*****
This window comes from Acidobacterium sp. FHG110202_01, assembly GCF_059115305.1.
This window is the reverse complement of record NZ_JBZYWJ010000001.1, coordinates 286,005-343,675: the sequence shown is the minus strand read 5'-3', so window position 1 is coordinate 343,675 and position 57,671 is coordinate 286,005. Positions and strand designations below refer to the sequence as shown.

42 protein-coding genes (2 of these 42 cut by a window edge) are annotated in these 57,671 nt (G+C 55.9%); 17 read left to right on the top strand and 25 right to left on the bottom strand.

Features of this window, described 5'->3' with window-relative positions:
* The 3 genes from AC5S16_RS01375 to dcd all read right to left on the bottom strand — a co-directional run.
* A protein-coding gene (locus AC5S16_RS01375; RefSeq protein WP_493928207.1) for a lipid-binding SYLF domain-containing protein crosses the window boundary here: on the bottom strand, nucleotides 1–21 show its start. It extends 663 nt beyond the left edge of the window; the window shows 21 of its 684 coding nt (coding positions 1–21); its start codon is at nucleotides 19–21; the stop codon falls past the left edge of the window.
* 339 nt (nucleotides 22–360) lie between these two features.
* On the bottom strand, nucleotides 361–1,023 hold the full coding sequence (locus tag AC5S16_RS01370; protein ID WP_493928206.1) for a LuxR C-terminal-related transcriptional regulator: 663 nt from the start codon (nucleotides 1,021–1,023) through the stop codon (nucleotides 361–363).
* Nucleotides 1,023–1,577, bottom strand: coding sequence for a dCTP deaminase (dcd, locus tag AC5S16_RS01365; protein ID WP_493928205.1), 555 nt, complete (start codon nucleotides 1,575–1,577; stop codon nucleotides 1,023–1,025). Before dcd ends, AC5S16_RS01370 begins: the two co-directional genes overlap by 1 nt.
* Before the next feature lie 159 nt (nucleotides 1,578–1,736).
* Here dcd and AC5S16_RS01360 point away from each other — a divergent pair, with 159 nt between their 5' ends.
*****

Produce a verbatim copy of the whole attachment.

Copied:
This window comes from Acidobacterium sp. FHG110202_01, assembly GCF_059115305.1.
This window is the reverse complement of record NZ_JBZYWJ010000001.1, coordinates 286,005-343,675: the sequence shown is the minus strand read 5'-3', so window position 1 is coordinate 343,675 and position 57,671 is coordinate 286,005. Positions and strand designations below refer to the sequence as shown.

42 protein-coding genes (2 of these 42 cut by a window edge) are annotated in these 57,671 nt (G+C 55.9%); 17 read left to right on the top strand and 25 right to left on the bottom strand.

Features of this window, described 5'->3' with window-relative positions:
* The 3 genes from AC5S16_RS01375 to dcd all read right to left on the bottom strand — a co-directional run.
* A protein-coding gene (locus AC5S16_RS01375; RefSeq protein WP_493928207.1) for a lipid-binding SYLF domain-containing protein crosses the window boundary here: on the bottom strand, nucleotides 1–21 show its start. It extends 663 nt beyond the left edge of the window; the window shows 21 of its 684 coding nt (coding positions 1–21); its start codon is at nucleotides 19–21; the stop codon falls past the left edge of the window.
* 339 nt (nucleotides 22–360) lie between these two features.
* On the bottom strand, nucleotides 361–1,023 hold the full coding sequence (locus tag AC5S16_RS01370; protein ID WP_493928206.1) for a LuxR C-terminal-related transcriptional regulator: 663 nt from the start codon (nucleotides 1,021–1,023) through the stop codon (nucleotides 361–363).
* Nucleotides 1,023–1,577, bottom strand: coding sequence for a dCTP deaminase (dcd, locus tag AC5S16_RS01365; protein ID WP_493928205.1), 555 nt, complete (start codon nucleotides 1,575–1,577; stop codon nucleotides 1,023–1,025). Before dcd ends, AC5S16_RS01370 begins: the two co-directional genes overlap by 1 nt.
* Before the next feature lie 159 nt (nucleotides 1,578–1,736).
* Here dcd and AC5S16_RS01360 point away from each other — a divergent pair, with 159 nt between their 5' ends.